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The banjo reviews database is here to help educate people before they purchase an instrument. Of course, this is not meant to be a substitute for playing the instrument yourself!

6715 reviews in the archive.

Jack Hatfield: Old-Time Gospel Banjo Solos

Submitted by MoTomCat on 3/15/2009

Where Purchased:

Overall Comments

First, even though the title suggests "old-time" rather than Bluegrass, the songs are tabbed for Scruggs style 3-finger picking. Naturally chords are also given, so a guitar or other rhythm instrument would have no problem playing along. I really like this book and the CD that accompanies it. A few of the songs are beginner versions, but most are rated as "beginner/intermediate" with a "intermediate/advanced" up-the-neck break included. Lyrics are also included.

Out of 3 gospel banjo books I purchased at the same time, this is my favorite by far. Much better breaks than the others, but not too fancy for gospel, IMO. Very nice.

There are 31 songs in the book and on the CD, and nearly every one is a popular song I've heard played at jams or by bluegrass gospel groups. If you are wanting to learn several good gospel tunes in Scruggs style, this is a very good book.

Overall Rating: 9

Dennis Caplinger: Gospel Banjo

Submitted by MoTomCat on 3/15/2009

Where Purchased:

Overall Comments

This is a very interesting book. No CD is included, but it's really not needed. There are 15 popular gospel songs tabbed out in Scruggs style banjo, with chords shown. What I really like about this book is that all songs are given in two keys, both played in open G tuning. No capo is used except for spiking the 5th string, and this makes for some very interesting arrangements. By learning the songs in the key of G, then in either C or D, you could cover about any key a singer might prefer by using a capo on the first few frets. I don't like capoing up very far, (and prefer not to use a capo at all), so I really like these arrangements. I think they will help me learn how to play other songs in some different keys without a capo.

The songs are mostly late beginner to early intermediate level IMO. There are no up-the-neck breaks included, and not too many tough licks. But, I don't think most gospel tunes need to be full of fancy licks anyway, so these arrangements suit me fine. The arrangments sound very good and there are some nice licks, so I don't want to give the impression that the songs are overly simple, they aren't. I can see where some of them would work very well as backup to singing without a banjo break too.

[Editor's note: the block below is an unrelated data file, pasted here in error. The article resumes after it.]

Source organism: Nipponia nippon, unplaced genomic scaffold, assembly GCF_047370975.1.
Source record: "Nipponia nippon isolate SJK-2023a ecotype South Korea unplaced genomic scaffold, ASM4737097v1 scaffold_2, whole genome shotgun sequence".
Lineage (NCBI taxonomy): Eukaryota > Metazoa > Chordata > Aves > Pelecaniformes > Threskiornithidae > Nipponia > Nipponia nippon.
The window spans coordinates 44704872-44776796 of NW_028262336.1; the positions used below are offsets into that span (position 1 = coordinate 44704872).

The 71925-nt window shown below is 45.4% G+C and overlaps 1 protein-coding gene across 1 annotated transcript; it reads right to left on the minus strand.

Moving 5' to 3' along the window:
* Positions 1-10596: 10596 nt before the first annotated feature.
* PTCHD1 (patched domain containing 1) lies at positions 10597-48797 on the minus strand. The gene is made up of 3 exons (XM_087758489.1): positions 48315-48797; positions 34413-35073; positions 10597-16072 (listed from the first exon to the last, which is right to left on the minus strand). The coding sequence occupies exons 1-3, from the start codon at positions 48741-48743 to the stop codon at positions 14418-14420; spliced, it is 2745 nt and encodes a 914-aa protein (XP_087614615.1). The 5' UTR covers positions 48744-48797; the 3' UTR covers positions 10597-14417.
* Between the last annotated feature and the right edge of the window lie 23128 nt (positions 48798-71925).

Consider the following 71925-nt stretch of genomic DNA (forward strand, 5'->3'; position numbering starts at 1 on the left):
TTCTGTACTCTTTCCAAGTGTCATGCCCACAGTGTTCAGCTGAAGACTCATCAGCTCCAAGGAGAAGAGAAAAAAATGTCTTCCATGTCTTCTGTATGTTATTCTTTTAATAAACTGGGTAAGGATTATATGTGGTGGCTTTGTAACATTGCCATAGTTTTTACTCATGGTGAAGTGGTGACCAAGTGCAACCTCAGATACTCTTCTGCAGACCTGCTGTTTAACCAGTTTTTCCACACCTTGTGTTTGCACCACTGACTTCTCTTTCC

The songs in this book can be found in other gospel banjo books, but the arrangements being done in both G and either C or D makes this book a good choice for learning versatility in some popular gospel songs. I am very glad I purchased it and believe most would enjoy it.


Overall Rating: 8

Alan Munde: Favorite Gospel Tunes for Banjo

Submitted by MoTomCat on 3/15/2009

Where Purchased:

Overall Comments

Book and CD with 17 gospel songs tabbed out for banjo. One song is done in two different keys, but most are in a single key. No lyrics are included.

I hesitated reviewing this book as I have mixed feelings about it and the CD. Some of the songs are fine, sound good and the melody is easy to distinguish, but others are not to my liking. On some songs, they are mainly done with 3-finger chords, maybe 1 or 2 chords per measure, and a few connecting notes between the chords. They sound overly simplified to me and it's a little difficult to hear the melody on a few songs. If the CD had accompaniment where you could hear how those 3-finger chords should sound in the song, it might help. Others sound quite good though, so I wouldn't discount the whole book because of the few songs.

On, you can view a few pages of this book before purchase, and I'd recommend doing that. I purchased 3 gospel banjo books at the same time and prefer the other 2 over this one. Alan Munde is a great banjo player, and I expected all of the arrangements to be exceptional, but some of them left me disappointed. Just my opinion.


Overall Rating: 4

Geoff Hohwald: Banjo Songs

Submitted by MoTomCat on 2/17/2009

Where Purchased: Hennessy Music, Columbia, MO

Overall Comments

I have found this book VERY helpful. There are about 30 popular bluegrass and bluegrass-style songs in it, and I really like it having several great sounding breaks tabbed out to each song. On some songs, I kind of picked and chose parts of multiple breaks and came up with my own. Very nice for something like that.

I don't think it is beginner material, but from late beginner level well up into intermediate and above, I think there is a lot to be gained from it. The accompanying (2) CDs have all the breaks at varying speeds, and are very easy to follow and build speed with. By playing along with the tracks, it can help with timing, emphasis, and the subtle nuances in the music as well. I can see value in it if you are trying to learn by ear too. Listen to the CDs, try to pick it out, and you can check the tab to see how you're doing or if you get stuck on some parts. If you'd like to check out the book, here's a link to it on the CVLS site:

In an email, Goeff even pointed out how several measures in several songs could be used as backup for these songs and others. The ONLY thing I would change in this book is to make it larger and put more songs in it! It is that good, IMHO.